|Abstract:||Every year, one-in-six Americans suffer from a food-related illness caused by bacteria, viruses, or parasites. Since 2010, fresh produce has been linked to seven foodborne outbreaks caused by Escherichia coli species alone. Produce surface properties, such as surface hydrophobicity and surface roughness play a key role determining the attachment of bacteria and viruses to and their removal from produce. A few previous studies have investigated the effect of surface roughness and surface hydrophobicity on the attachment and removal of bacteria and viruses from food and food contact surfaces. However, since produce surface properties undergo constant changes as a function of time and environmental factors, reports have shown inconsistent results for the same produce type with regard to bacteria attachment and removal.
Researchers have realized the need to construct artificial plant surfaces to retain the surface characteristics of natural plant surfaces during sanitation tests. A few attempts have reported the use of polymers, stainless steel, zinc substrates, or alumina to fabricate surrogate surfaces that resemble food or food contact surfaces, with varying degrees of success. Nevertheless, even the most successful one among the pervious surrogate surfaces can only replicate the topographical characteristics of natural fresh produce surfaces, but not the chemical properties of the plant surfaces. Furthermore, most of the previous surrogate surfaces lack reusability due to the nature of the fabrication material. In a microbial attachment or removal study, the surrogate surface will be subjected to mechanical forces because they need to be placed in a stomacher to do the emulation; thus, the surrogate surfaces made from soft material will be damaged. The overall goal of this study is to develop a new method for the fabrication of reusable and reproducible artificial phylloplanes that replicate the three-dimensional topological features of natural produce leaves, thus having surface hydrophobicity, roughness values, and epicuticular composition resembling those of two selected fresh produce varieties. To achieve the goal, three inter-related studies were performed.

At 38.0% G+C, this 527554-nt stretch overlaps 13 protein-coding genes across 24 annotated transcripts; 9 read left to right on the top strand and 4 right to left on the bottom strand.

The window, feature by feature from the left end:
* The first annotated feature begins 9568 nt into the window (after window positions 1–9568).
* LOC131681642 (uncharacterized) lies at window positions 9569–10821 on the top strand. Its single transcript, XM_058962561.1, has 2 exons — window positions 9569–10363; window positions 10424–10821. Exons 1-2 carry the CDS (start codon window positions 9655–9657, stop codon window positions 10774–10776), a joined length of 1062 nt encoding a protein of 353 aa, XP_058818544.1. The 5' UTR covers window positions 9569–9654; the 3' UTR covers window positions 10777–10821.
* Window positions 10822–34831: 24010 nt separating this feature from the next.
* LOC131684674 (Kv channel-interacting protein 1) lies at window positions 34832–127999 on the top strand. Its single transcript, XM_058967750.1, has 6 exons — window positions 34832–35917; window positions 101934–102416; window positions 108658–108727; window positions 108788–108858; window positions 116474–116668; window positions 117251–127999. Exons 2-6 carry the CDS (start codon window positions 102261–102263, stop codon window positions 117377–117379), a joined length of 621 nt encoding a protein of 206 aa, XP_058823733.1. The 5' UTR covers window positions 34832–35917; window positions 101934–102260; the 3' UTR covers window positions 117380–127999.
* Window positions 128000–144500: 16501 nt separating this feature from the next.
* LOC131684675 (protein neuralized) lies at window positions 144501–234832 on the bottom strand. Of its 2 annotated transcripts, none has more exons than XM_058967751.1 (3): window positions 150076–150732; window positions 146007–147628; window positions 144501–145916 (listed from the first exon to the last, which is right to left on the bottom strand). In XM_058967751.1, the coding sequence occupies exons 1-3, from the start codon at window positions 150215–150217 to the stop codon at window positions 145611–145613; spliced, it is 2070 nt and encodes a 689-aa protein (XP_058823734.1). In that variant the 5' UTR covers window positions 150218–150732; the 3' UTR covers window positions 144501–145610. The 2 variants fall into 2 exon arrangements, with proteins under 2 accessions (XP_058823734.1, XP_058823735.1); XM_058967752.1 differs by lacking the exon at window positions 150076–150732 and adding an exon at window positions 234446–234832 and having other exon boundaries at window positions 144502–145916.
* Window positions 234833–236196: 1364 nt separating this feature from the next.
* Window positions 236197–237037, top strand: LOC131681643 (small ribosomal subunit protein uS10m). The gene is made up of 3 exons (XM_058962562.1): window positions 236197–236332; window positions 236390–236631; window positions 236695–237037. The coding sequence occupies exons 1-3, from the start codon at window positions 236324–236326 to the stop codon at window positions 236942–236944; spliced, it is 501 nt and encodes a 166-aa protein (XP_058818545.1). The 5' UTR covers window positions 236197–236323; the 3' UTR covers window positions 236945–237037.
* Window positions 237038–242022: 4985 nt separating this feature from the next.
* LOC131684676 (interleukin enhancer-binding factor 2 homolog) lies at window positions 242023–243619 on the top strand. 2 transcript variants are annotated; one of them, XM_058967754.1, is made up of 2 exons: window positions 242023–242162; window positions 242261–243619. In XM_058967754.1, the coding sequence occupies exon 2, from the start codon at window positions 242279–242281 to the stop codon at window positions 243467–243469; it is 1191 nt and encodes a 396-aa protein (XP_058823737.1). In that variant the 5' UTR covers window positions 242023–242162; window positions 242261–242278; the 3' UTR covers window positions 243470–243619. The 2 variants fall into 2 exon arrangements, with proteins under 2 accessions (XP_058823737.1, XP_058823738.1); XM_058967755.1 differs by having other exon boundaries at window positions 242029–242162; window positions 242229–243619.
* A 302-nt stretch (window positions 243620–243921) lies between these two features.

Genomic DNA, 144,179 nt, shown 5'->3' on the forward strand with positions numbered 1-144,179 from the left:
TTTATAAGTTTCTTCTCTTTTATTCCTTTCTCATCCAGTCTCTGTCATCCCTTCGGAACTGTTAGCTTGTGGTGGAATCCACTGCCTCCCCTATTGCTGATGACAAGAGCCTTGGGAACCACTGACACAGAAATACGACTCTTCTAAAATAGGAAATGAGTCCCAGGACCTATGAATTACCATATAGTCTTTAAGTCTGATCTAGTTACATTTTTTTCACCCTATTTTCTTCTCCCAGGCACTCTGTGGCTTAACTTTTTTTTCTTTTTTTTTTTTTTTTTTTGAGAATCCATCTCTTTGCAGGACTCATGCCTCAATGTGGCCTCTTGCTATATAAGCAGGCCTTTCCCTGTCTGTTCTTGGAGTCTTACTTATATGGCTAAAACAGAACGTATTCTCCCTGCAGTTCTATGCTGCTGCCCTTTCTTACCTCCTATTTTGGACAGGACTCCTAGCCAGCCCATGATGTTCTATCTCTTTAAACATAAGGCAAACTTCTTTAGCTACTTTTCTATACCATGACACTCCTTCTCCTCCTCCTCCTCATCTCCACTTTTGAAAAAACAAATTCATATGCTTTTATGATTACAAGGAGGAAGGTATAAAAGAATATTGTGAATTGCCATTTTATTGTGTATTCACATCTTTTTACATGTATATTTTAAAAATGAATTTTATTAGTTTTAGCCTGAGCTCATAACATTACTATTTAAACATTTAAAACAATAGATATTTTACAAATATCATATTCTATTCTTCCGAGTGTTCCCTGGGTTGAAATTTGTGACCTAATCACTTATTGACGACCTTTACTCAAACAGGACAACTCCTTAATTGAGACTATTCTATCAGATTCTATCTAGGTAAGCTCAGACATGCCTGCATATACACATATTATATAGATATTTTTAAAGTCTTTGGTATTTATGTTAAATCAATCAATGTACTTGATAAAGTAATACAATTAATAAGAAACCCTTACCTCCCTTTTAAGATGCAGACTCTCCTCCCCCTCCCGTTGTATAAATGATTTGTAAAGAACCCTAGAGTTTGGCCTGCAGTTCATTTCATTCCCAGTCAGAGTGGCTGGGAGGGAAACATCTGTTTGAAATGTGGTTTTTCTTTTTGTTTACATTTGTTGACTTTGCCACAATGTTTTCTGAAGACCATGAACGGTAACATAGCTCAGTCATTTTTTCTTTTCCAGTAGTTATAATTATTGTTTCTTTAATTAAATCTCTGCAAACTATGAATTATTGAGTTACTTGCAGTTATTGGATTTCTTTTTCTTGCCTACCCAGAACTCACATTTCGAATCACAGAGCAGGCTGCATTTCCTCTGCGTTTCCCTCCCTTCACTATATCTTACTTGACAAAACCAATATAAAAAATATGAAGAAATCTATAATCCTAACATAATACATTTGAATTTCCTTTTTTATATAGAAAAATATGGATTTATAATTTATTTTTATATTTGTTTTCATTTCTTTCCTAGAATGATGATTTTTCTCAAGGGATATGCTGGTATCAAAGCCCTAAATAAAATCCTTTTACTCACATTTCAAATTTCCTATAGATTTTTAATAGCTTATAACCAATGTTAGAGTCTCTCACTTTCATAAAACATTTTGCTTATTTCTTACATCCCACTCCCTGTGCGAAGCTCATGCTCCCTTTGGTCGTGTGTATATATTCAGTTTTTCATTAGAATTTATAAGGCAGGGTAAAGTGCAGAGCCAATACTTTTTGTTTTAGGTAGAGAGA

In the first study, the effects of physiochemical characteristics, including produce leaf surface roughness, epicuticular wax composition, and produce and bacteria surface hydrophobicity on attachment/removal of E. coli K12 to/from plant surfaces was investigated. The attachment and removal of E. coli K12 was affected by multiple factors including produce genotype, produce surface roughness, and wax composition. Rougher surfaces resulted in higher attachment of E. coli and less removal. In addition, the removal of E. coli K12 was positively correlated with alkanes, ketones, and total wax content on the leaf surfaces.
In study two, a method to create polydimethylsiloxane (PDMS)-based artificial phylloplane surface to resemble the topographical, chemical, and epicuticular characteristics of ‘Outredgeous’ romaine lettuce and ‘Carmel’ spinach to a high fidelity was developed. The artificial produce leaf surfaces were utilized to study the effect of surface hydrophobicity on the attachment of E. coli O157:H7 and Listeria innocua. The PDMS- artificial phylloplanes are reusable, economical, and recyclable. They can thus be used as a platform to investigate the interactions between bacteria and produce, and to develop new or enhanced fresh produce decontamination strategies.
In study three, the newly developed artificial phylloplane surfaces were utilized to study the effect of produce leaf physiochemical characteristics on the attachment and removal of porcine rotavirus (PRV), strain OSU, and tulane virus (TV), a surrogate of human norovirus. In addition, the artificial phylloplanes were used to screen commercially available and new sanitizers and to study the use of ultrasonication as an enhancer of viral detachment in the washing step. No significant differences in attachment of PRV and TV inoculated to fresh leaves of ‘Outredgeous’ romaine lettuce and ‘Carmel’ spinach and their artificial phylloplanes were observed. In sanitation tests, the removal of virus attached to natural and artificial surfaces was virus type, sanitizer type, and produce cultivar dependent.
In summary, the newly developed artificial phylloplanes establish a platform with constant surface properties for studying the interactions between bacteria and produce leaf surfaces. The new surfaces overcome the biological variations of produce surfaces originated from changes during preharvest, transportation, and post-harvest processing/storage, which oftentimes result in inconsistent sanitation results. The newly developed artificial phylloplanes provide a faithful replication of the surface characteristics of fresh produce in that they 1) resemble the 3D topological features of natural produce leaf surfaces, 2) have a similar surface hydrophobicity, 3) have similar epicuticular chemical composition, mainly epicuticular wax composition, 4) produce a similar bacterial attachment pattern, and 5) are reproducible and reusable, including autoclave-able and compatible with stomacher.